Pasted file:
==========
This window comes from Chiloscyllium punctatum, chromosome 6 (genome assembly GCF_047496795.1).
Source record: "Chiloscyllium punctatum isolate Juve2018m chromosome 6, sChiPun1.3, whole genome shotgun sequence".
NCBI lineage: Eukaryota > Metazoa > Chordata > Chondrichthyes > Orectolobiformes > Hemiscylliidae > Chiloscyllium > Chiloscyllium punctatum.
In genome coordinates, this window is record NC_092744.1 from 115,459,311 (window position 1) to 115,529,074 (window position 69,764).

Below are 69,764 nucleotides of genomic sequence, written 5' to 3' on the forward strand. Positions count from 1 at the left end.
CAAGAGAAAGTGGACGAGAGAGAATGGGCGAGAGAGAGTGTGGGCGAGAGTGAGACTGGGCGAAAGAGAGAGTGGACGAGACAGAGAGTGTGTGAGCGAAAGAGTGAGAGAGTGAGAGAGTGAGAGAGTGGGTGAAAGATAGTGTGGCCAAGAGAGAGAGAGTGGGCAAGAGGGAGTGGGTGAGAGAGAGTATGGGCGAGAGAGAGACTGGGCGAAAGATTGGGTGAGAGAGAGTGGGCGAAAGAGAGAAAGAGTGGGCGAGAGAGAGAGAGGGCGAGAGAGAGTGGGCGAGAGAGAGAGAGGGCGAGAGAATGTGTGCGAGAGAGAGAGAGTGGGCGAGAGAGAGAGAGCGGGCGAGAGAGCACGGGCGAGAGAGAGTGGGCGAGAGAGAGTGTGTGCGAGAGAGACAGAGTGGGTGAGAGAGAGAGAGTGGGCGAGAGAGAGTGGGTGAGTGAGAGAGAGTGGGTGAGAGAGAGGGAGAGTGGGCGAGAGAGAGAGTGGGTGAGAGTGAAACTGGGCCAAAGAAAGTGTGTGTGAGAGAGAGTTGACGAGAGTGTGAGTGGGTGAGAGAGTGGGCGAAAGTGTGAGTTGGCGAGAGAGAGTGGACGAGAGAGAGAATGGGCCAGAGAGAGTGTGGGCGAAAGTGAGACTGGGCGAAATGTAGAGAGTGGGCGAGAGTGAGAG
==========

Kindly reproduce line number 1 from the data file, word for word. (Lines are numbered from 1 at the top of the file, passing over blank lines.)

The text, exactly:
This window comes from Chiloscyllium punctatum, chromosome 6 (genome assembly GCF_047496795.1).